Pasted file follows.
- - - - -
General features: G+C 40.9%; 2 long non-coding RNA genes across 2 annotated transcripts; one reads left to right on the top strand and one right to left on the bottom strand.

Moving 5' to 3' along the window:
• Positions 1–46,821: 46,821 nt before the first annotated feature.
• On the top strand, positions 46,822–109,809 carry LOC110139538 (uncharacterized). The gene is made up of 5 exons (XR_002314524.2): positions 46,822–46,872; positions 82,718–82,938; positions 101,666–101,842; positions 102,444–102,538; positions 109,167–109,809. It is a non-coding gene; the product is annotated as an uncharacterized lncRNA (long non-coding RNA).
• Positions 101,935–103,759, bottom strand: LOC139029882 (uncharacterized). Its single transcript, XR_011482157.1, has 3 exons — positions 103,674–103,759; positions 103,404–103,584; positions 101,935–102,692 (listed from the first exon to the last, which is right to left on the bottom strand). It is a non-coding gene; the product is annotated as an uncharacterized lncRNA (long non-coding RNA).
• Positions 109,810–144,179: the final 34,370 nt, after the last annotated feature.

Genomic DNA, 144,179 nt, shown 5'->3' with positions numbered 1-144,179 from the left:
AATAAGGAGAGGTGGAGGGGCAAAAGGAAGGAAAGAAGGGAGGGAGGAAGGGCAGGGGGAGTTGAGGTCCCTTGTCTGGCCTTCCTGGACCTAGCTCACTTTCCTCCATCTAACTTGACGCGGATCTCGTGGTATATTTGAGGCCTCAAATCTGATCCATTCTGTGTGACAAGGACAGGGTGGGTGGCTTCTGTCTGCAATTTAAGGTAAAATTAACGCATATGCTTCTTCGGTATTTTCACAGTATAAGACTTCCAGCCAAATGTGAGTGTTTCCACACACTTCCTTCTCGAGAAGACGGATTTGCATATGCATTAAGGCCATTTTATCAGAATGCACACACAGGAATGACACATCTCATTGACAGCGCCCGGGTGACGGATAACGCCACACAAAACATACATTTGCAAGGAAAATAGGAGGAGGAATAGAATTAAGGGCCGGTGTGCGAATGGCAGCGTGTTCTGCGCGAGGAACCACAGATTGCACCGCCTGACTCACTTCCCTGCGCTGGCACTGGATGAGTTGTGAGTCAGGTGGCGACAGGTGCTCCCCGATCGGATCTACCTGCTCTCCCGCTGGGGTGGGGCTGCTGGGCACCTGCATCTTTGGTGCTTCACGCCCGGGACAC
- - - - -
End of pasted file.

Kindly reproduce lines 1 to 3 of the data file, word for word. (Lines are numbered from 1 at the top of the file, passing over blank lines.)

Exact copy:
General features: G+C 40.9%; 2 long non-coding RNA genes across 2 annotated transcripts; one reads left to right on the top strand and one right to left on the bottom strand.

Moving 5' to 3' along the window:
• Positions 1–46,821: 46,821 nt before the first annotated feature.